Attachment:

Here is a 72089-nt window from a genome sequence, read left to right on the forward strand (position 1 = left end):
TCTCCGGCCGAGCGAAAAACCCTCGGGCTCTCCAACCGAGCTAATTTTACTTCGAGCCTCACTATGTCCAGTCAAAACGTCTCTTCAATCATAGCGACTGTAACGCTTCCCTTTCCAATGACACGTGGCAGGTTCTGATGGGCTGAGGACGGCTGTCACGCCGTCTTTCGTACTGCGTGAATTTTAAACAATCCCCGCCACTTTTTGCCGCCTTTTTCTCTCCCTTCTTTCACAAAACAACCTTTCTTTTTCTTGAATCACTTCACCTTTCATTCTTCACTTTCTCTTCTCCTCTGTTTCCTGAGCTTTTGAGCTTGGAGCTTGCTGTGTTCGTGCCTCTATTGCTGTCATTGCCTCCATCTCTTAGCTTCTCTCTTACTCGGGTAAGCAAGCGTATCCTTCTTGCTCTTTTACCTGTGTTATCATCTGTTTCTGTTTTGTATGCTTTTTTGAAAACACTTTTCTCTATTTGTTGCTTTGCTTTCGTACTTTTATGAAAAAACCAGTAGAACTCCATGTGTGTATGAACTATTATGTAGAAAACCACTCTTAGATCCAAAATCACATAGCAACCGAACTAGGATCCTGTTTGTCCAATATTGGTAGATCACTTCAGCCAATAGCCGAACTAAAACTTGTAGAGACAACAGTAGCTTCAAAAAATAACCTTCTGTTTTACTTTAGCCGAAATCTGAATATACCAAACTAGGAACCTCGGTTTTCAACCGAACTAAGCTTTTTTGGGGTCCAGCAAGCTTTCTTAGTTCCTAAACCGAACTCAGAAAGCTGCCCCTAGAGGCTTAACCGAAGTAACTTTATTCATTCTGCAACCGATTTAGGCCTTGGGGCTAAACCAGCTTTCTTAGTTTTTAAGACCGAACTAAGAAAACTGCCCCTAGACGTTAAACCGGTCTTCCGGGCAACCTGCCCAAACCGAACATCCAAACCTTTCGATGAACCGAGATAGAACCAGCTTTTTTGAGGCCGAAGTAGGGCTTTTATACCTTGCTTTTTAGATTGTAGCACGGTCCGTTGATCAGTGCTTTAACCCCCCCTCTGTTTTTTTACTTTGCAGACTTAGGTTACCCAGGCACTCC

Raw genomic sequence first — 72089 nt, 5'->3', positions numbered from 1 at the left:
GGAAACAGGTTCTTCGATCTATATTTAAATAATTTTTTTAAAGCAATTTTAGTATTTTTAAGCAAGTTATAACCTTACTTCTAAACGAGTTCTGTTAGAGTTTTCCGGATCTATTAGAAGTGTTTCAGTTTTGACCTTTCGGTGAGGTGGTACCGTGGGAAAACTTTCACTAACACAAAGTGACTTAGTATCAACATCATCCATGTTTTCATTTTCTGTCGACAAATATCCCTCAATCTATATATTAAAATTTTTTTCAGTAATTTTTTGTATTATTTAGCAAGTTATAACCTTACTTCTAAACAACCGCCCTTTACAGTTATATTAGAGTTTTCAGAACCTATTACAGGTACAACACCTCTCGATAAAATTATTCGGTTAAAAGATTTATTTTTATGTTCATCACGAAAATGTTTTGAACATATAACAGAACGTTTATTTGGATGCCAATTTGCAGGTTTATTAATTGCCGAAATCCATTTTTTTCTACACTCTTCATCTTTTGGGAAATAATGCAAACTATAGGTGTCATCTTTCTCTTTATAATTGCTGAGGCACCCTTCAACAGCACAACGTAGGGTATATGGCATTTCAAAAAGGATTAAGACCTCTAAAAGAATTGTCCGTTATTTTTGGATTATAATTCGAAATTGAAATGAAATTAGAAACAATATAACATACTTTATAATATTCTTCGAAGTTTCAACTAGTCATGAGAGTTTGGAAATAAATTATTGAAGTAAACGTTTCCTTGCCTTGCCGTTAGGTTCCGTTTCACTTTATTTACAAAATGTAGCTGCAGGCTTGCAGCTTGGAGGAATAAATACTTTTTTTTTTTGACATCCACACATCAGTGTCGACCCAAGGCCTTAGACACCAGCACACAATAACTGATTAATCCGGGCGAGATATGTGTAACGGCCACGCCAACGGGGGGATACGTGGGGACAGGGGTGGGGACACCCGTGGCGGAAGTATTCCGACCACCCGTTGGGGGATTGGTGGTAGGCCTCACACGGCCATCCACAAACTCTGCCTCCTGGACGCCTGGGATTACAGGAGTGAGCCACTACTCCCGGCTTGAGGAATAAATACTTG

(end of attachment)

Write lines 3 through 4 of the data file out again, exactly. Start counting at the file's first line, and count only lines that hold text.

Raw genomic sequence first — 72089 nt, 5'->3', positions numbered from 1 at the left:
GGAAACAGGTTCTTCGATCTATATTTAAATAATTTTTTTAAAGCAATTTTAGTATTTTTAAGCAAGTTATAACCTTACTTCTAAACGAGTTCTGTTAGAGTTTTCCGGATCTATTAGAAGTGTTTCAGTTTTGACCTTTCGGTGAGGTGGTACCGTGGGAAAACTTTCACTAACACAAAGTGACTTAGTATCAACATCATCCATGTTTTCATTTTCTGTCGACAAATATCCCTCAATCTATATATTAAAATTTTTTTCAGTAATTTTTTGTATTATTTAGCAAGTTATAACCTTACTTCTAAACAACCGCCCTTTACAGTTATATTAGAGTTTTCAGAACCTATTACAGGTACAACACCTCTCGATAAAATTATTCGGTTAAAAGATTTATTTTTATGTTCATCACGAAAATGTTTTGAACATATAACAGAACGTTTATTTGGATGCCAATTTGCAGGTTTATTAATTGCCGAAATCCATTTTTTTCTACACTCTTCATCTTTTGGGAAATAATGCAAACTATAGGTGTCATCTTTCTCTTTATAATTGCTGAGGCACCCTTCAACAGCACAACGTAGGGTATATGGCATTTCAAAAAGGATTAAGACCTCTAAAAGAATTGTCCGTTATTTTTGGATTATAATTCGAAATTGAAATGAAATTAGAAACAATATAACATACTTTATAATATTCTTCGAAGTTTCAACTAGTCATGAGAGTTTGGAAATAAATTATTGAAGTAAACGTTTCCTTGCCTTGCCGTTAGGTTCCGTTTCACTTTATTTACAAAATGTAGCTGCAGGCTTGCAGCTTGGAGGAATAAATACTTTTTTTTTTTGACATCCACACATCAGTGTCGACCCAAGGCCTTAGACACCAGCACACAATAACTGATTAATCCGGGCGAGATATGTGTAACGGCCACGCCAACGGGGGGATACGTGGGGACAGGGGTGGGGACACCCGTGGCGGAAGTATTCCGACCACCCGTTGGGGGATTGGTGGTAGGCCTCACACGGCCATCCACAAACTCTGCCTCCTGGACGCCTGGGATTACAGGAGTGAGCCACTACTCCCGGCTTGAGGAATAAATACTTG